Ever since we moved to St Louis, I’ve joked that St L is halfway between Seattle and Tanzania (where my sister Michelle lives). And it’s really not true–we have access to most all of the American amenities of life here.
But, this week it’s a little more true. We are fully 1/10th or even 1/4th of the way to Musoma, Tanzania this week. At 5pm in the middle of a week of often 100+ temperatures, the power suddenly went out. Which means no A/C, no fans, no refrigerator, no electric stove, and obviously no lights. Not that A/C in an old brick building can do much in 105 degree weather, but it can keep it in the 85 degree range, which is way better than 105.
So what’s a hot Seattle-hailing family to do? Well I’ll be honest–my first reaction was to freak out, and then complain, LOUDLY. Though all the while cognizant that my dear Tanzanian sister went without water for several days just last week. Which I thought about, and then continued complaining.
And we weren’t without recourse—my wonderful husband packed up Alaythia and I into our nicely air conditioned car, and drove us off to a giant, fancy supermall in the suburbs. It was surprisingly empty and wonderfully cold, and Alaythia gleefully raced through each store and along each kiosk, admiring many a pair of sunglasses, fancy purse, or shiny watch. She managed to exert a great deal of self-control when told to look and not touch, and so she joyfully looked and looked and looked, and exclaimed about each and every item (“Pink purse!!!” “Sunglasses!” “Pretty watch!!!!”).
Once through part of the mall, we arrived at our main destination–the movie theater. We searched the current movie selections, only to find there was exactly one movie that we could take a toddler to at that point in time: CATS & DOGS: The Revenge of Kitty Galore. In a great act of self-sacrifice, Kabyn bought the tickets, we put on our 3D glasses, and in we went.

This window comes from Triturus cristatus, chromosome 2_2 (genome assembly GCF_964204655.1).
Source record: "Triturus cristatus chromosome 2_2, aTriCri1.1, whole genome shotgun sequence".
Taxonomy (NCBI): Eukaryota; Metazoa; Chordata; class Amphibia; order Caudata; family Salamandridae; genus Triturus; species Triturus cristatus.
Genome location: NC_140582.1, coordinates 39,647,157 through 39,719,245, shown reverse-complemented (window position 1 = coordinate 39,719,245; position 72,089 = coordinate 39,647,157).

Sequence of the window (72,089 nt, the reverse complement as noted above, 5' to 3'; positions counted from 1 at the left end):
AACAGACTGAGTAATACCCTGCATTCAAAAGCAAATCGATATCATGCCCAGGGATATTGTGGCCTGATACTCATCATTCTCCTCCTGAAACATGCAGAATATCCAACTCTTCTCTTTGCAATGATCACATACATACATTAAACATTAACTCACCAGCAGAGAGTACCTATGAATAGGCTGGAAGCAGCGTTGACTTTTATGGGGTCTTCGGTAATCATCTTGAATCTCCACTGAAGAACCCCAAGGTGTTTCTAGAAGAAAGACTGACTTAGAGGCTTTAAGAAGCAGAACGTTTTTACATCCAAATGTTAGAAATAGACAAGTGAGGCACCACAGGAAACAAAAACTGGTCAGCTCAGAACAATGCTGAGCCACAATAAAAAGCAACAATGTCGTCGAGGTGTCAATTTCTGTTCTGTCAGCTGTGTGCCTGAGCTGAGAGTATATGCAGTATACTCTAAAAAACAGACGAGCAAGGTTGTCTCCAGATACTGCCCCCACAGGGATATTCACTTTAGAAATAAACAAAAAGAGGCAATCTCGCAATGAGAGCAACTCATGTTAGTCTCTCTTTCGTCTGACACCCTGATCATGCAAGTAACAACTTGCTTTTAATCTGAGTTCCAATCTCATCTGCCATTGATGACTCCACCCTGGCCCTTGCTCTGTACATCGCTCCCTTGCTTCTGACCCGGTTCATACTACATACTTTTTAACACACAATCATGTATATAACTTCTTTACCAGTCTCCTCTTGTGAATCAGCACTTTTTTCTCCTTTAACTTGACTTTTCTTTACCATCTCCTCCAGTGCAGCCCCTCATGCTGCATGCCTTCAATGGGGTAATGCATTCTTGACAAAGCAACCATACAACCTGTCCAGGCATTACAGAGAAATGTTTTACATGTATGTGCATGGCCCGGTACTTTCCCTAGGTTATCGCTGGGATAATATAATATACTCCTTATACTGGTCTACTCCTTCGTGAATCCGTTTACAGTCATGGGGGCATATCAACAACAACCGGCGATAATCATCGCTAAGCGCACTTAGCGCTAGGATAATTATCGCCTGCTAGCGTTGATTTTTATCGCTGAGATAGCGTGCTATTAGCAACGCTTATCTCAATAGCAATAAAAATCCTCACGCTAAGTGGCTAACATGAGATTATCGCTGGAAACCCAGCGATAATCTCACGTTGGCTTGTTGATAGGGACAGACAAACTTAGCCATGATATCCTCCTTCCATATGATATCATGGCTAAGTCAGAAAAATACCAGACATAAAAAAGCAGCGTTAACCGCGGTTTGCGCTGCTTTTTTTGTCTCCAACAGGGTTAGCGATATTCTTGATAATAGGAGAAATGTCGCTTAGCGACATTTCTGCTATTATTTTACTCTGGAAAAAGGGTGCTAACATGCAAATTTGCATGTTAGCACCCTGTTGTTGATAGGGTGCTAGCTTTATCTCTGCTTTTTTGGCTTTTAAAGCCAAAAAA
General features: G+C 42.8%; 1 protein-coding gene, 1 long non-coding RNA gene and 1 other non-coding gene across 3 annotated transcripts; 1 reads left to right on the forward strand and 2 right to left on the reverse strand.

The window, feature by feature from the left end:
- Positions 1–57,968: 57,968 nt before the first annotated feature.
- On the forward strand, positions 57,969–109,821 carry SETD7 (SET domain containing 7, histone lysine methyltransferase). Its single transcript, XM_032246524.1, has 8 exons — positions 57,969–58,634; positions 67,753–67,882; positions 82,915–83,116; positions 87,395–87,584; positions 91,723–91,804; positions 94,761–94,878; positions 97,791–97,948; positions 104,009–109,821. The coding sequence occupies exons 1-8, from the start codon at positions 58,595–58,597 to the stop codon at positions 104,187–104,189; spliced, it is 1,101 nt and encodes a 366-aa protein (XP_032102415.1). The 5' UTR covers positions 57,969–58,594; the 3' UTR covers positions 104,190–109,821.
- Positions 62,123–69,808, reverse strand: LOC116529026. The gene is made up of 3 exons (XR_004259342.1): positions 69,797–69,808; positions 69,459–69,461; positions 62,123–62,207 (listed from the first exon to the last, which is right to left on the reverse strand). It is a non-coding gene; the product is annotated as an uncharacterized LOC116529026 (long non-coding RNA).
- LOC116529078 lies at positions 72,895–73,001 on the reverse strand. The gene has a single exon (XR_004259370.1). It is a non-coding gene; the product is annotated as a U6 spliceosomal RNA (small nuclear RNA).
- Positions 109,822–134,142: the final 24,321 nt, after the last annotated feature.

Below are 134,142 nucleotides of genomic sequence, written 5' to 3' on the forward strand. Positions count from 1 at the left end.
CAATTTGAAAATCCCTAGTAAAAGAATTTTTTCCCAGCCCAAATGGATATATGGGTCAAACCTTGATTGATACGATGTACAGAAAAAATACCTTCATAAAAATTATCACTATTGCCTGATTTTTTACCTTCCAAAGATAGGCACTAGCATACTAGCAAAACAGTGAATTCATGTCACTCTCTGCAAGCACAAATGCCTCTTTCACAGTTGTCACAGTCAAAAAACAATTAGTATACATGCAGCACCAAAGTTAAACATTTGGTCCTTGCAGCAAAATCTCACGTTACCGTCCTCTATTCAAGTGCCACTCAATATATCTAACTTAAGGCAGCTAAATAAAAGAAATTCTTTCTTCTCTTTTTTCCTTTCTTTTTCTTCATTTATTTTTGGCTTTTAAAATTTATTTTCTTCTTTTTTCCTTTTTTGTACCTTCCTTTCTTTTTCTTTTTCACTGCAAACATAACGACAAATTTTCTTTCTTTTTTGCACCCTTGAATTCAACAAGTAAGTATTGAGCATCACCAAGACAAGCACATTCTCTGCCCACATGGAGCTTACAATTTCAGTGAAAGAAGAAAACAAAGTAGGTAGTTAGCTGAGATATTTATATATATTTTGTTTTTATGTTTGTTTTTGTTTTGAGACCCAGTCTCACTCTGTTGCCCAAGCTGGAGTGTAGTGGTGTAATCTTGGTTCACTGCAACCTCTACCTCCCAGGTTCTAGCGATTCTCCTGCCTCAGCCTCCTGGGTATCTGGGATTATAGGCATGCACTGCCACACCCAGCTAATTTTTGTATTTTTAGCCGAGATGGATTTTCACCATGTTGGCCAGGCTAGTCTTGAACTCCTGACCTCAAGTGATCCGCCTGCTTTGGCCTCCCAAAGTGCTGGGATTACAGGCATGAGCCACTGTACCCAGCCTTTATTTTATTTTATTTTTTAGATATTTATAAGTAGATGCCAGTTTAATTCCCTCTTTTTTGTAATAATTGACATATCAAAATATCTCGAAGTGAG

And it was a BLAST. Such a fun, silly family evening. Alaythia loved it and sat on my lap, quietly, engrossed in the entire movie. We laughed–sometimes hard–and enjoyed ourselves thoroughly.
We emerged from the mall happy, cool, and refreshed—only to find that at 9:30pm, it was still 93 degrees out. How is that even possible? Plus humidity, of course. We drove home, nervously hoping for the power to be back on—and thankfully, it had just come back on. We gratefully ran into our apartment and turned on all the fans. Seattlites, let me just tell you that it is mighty hard to keep a small carbon footprint here. Mighty hard. We do what we can, but nothing about being here makes it easy…
The next day, we worked away on work, school, toddler play. The day heated up. And at 5pm, guess what happened—the power went off, again. This time we called friends, packed up all our perishables in the fridge that were quickly going bad (bad choice to stock up on produce two days ago at Costco…), and took all our veggies to their house and cooked us all a dinner of a conglomerate of perishables. They graciously let us unexpectedly invade their home, and we had a fun evening out and about. Thankfully, power was on by the time we returned home, but we did find out that last year, the power went out, in August, for ONE WEEK STRAIGHT! AAAAAAAH!!!
The next two days are supposed to be scorchers, then it looks like we’re back to cooler weather (i.e. high not above 91). The power didn’t go off today, but we’re kind of preparing for it to go off sometime over the two days. We hope not, but, we’re a little more ready this time.
So maybe we’re not really halfway to Tanzania, but once you start preparing for power to go off at any unexpected moment in the midst of mind-numbingly hot weather, it does start to feel like we’re somewhere close.